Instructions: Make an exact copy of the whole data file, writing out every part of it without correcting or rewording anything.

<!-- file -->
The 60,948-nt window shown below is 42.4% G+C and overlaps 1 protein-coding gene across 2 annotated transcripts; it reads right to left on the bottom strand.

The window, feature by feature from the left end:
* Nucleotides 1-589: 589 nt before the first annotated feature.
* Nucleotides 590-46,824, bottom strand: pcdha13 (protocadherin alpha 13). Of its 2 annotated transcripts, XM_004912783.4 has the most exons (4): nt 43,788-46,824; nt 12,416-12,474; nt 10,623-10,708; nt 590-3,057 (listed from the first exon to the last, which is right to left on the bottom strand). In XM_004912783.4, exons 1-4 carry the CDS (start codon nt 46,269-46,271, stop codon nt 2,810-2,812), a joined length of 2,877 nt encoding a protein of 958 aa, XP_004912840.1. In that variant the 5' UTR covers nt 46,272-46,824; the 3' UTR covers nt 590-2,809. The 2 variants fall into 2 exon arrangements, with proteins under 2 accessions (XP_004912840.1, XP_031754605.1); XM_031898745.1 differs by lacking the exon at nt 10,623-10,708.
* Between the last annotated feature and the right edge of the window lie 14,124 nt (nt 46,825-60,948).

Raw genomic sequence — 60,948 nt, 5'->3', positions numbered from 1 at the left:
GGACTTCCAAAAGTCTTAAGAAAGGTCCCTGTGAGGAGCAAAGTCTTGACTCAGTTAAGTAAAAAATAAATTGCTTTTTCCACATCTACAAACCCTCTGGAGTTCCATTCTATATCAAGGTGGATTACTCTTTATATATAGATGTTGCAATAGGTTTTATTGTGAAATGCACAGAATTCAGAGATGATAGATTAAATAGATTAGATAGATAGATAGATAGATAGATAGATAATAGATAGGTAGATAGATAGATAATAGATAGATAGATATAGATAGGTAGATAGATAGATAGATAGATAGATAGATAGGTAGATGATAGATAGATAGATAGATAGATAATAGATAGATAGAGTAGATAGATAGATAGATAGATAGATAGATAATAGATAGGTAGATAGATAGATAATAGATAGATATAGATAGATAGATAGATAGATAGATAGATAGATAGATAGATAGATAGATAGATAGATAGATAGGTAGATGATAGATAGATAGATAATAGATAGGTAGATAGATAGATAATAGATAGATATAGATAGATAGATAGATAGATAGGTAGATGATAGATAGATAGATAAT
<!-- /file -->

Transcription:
The 60,948-nt window shown below is 42.4% G+C and overlaps 1 protein-coding gene across 2 annotated transcripts; it reads right to left on the bottom strand.

The window, feature by feature from the left end:
* Nucleotides 1-589: 589 nt before the first annotated feature.
* Nucleotides 590-46,824, bottom strand: pcdha13 (protocadherin alpha 13). Of its 2 annotated transcripts, XM_004912783.4 has the most exons (4): nt 43,788-46,824; nt 12,416-12,474; nt 10,623-10,708; nt 590-3,057 (listed from the first exon to the last, which is right to left on the bottom strand). In XM_004912783.4, exons 1-4 carry the CDS (start codon nt 46,269-46,271, stop codon nt 2,810-2,812), a joined length of 2,877 nt encoding a protein of 958 aa, XP_004912840.1. In that variant the 5' UTR covers nt 46,272-46,824; the 3' UTR covers nt 590-2,809. The 2 variants fall into 2 exon arrangements, with proteins under 2 accessions (XP_004912840.1, XP_031754605.1); XM_031898745.1 differs by lacking the exon at nt 10,623-10,708.
* Between the last annotated feature and the right edge of the window lie 14,124 nt (nt 46,825-60,948).

Raw genomic sequence — 60,948 nt, 5'->3', positions numbered from 1 at the left:
GGACTTCCAAAAGTCTTAAGAAAGGTCCCTGTGAGGAGCAAAGTCTTGACTCAGTTAAGTAAAAAATAAATTGCTTTTTCCACATCTACAAACCCTCTGGAGTTCCATTCTATATCAAGGTGGATTACTCTTTATATATAGATGTTGCAATAGGTTTTATTGTGAAATGCACAGAATTCAGAGATGATAGATTAAATAGATTAGATAGATAGATAGATAGATAGATAGATAATAGATAGGTAGATAGATAGATAATAGATAGATAGATATAGATAGGTAGATAGATAGATAGATAGATAGATAGATAGGTAGATGATAGATAGATAGATAGATAGATAATAGATAGATAGAGTAGATAGATAGATAGATAGATAGATAGATAATAGATAGGTAGATAGATAGATAATAGATAGATATAGATAGATAGATAGATAGATAGATAGATAGATAGATAGATAGATAGATAGATAGATAGATAGGTAGATGATAGATAGATAGATAATAGATAGGTAGATAGATAGATAATAGATAGATATAGATAGATAGATAGATAGATAGGTAGATGATAGATAGATAGATAAT